Astronomers using CSIRO’s Australian Square Kilometre Array Pathfinder (ASKAP) have mapped approximately 3,000,000 galaxies in the observable Universe.
ASKAP conducted its first survey of the entire southern sky in record speed and detail, creating a new atlas of the Universe. Image credit: CSIRO.
The ASKAP radio telescope was designed to be a survey instrument capable of quickly observing the whole accessible sky.
It is located at the Murchison Radio-astronomy Observatory (MRO) in Western Australia and is operated by the Commonwealth Scientific and Industrial Research Organisation (CSIRO).
ASKAP is an array of 36 12-m prime focus antennas. Each is equipped with a phased array feed that enables the simultaneous digital formation of 36 dual-polarization beams.
“ASKAP is applying the very latest in science and technology to age-old questions about the mysteries of the Universe and equipping astronomers around the world with new breakthroughs to solve their challenges,” said Dr. Larry Marshall, Chief Executive of CSIRO.
“It’s all enabled by innovative receivers developed by CSIRO that feature phased array feed technology, which see ASKAP generate more raw data at a faster rate than Australia’s entire internet traffic.”
Using the ASKAP telescope, CSIRO astronomer David McConnell and his colleagues from the Rapid ASKAP Continuum Survey (RACS) observed 83% of the entire sky.
Their result proves that an all-sky survey can be done in weeks rather than years, opening new opportunities for discovery.
The new data will enable astronomers to undertake statistical analyses of large populations of galaxies, in the same way social researchers use information from a national census.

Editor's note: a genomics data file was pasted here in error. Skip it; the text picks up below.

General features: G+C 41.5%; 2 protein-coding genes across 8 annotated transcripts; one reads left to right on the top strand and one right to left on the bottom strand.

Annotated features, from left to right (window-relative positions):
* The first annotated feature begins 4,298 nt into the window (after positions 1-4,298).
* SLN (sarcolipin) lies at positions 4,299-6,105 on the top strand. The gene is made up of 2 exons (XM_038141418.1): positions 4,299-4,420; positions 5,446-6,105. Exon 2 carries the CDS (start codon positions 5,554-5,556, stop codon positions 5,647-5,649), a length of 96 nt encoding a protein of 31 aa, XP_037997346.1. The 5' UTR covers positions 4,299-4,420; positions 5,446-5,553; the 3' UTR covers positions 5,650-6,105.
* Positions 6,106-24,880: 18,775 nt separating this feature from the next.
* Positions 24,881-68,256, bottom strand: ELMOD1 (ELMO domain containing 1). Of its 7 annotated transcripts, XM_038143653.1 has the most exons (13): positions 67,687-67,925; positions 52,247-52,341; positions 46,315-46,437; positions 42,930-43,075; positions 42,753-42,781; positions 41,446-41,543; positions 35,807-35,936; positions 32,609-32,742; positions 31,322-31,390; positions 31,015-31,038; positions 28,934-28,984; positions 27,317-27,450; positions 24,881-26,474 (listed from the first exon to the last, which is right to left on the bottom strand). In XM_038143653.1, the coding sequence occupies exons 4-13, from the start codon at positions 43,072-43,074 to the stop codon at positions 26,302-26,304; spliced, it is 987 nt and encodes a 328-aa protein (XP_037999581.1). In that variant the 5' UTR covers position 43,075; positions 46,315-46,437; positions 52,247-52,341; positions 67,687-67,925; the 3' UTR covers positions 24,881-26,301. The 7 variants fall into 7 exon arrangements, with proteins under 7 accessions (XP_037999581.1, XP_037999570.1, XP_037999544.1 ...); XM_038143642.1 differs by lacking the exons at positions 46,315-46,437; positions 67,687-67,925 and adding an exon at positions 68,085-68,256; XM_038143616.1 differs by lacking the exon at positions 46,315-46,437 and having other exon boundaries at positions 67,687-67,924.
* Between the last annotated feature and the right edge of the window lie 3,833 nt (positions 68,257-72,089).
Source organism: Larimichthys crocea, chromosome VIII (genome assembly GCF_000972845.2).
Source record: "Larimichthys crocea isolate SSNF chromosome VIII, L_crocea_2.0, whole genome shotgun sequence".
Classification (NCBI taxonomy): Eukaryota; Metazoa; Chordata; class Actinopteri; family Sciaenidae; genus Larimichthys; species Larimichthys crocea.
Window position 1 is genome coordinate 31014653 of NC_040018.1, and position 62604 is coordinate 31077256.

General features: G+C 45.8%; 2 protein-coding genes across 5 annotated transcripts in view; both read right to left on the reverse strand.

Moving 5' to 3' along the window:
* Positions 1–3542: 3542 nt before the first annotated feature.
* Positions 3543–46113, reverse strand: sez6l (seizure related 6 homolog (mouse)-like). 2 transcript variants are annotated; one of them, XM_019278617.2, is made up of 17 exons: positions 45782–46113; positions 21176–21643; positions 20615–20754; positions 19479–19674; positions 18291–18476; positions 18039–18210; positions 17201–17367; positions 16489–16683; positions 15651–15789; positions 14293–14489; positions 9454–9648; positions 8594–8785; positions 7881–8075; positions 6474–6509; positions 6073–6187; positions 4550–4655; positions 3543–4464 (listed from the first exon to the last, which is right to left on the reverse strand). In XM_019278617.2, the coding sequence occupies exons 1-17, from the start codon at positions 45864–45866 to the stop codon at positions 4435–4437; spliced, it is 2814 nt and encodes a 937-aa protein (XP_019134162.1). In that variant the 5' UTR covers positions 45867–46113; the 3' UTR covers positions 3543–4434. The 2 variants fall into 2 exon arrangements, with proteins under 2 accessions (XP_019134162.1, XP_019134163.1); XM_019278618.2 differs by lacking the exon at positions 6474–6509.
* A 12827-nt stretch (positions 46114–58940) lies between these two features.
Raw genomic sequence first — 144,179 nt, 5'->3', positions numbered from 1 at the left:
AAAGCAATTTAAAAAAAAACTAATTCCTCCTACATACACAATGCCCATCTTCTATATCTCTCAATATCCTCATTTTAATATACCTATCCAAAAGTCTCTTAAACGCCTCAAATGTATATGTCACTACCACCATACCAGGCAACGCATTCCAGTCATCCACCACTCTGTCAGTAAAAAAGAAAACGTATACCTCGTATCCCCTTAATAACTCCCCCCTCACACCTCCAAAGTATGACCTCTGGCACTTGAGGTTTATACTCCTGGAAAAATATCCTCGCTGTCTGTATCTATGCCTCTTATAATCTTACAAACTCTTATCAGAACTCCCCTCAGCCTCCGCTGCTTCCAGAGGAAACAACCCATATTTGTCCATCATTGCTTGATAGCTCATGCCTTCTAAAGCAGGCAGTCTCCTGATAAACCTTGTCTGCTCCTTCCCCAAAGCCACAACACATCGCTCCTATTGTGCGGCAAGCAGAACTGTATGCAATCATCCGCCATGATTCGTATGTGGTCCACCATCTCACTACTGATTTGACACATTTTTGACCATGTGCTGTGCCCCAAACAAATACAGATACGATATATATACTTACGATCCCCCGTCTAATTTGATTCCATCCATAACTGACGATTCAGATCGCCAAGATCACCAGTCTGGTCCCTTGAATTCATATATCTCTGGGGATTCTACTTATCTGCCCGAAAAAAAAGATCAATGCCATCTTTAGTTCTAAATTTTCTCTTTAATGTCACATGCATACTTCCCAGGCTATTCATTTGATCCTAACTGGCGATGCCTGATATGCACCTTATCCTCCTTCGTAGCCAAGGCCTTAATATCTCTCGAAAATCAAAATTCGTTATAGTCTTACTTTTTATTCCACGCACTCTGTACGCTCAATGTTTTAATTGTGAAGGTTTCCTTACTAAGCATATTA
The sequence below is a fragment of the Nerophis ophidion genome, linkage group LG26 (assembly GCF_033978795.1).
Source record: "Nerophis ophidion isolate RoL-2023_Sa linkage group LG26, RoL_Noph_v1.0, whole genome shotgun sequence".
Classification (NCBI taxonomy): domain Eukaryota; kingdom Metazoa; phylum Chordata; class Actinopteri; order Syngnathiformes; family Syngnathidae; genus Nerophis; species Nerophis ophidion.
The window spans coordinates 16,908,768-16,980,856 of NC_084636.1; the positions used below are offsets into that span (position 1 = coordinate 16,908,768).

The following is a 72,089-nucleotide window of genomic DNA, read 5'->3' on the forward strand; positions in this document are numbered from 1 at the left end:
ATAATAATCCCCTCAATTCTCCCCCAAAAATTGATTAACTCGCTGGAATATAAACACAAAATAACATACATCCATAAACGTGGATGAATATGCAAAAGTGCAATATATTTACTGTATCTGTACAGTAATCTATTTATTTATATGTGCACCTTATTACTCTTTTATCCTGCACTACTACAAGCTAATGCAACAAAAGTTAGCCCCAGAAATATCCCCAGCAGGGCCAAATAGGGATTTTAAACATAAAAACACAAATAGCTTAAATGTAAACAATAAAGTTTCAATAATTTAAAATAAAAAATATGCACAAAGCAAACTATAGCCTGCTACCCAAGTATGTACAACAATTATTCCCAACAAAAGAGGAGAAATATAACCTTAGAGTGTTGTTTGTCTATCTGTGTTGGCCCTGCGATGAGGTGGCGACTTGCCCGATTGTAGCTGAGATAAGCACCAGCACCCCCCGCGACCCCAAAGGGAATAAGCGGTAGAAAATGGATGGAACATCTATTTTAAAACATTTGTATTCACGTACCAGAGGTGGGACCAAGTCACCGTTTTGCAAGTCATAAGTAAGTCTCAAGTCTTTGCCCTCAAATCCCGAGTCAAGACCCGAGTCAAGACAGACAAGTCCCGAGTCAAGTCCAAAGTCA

“This census of the Universe will be used by astronomers around the world to explore the unknown and study everything from star formation to how galaxies and their super-massive black holes evolve and interact,” Dr. McConnell said.
With ASKAP’s advanced receivers, the RACS team only needed to combine 903 images to form the full map of the sky, significantly less than the tens of thousands of images needed for earlier all-sky radio surveys conducted by major world telescopes.
The 13.5 exabytes of raw data generated by the radio telescope were processed using hardware and software custom-built by CSIRO.
The final 903 images and supporting information amount to 26 terabytes of data.
“We expect to find tens of millions of new galaxies in future surveys,” Dr. McConnell said.
The team’s results were published in the Publications of the Astronomical Society of Australia.
D. McConnell et al. 2020. The Rapid ASKAP Continuum Survey I: Design and first results. Publications of the Astronomical Society of Australia 37: e048; doi: 10.1017/pasa.2020.41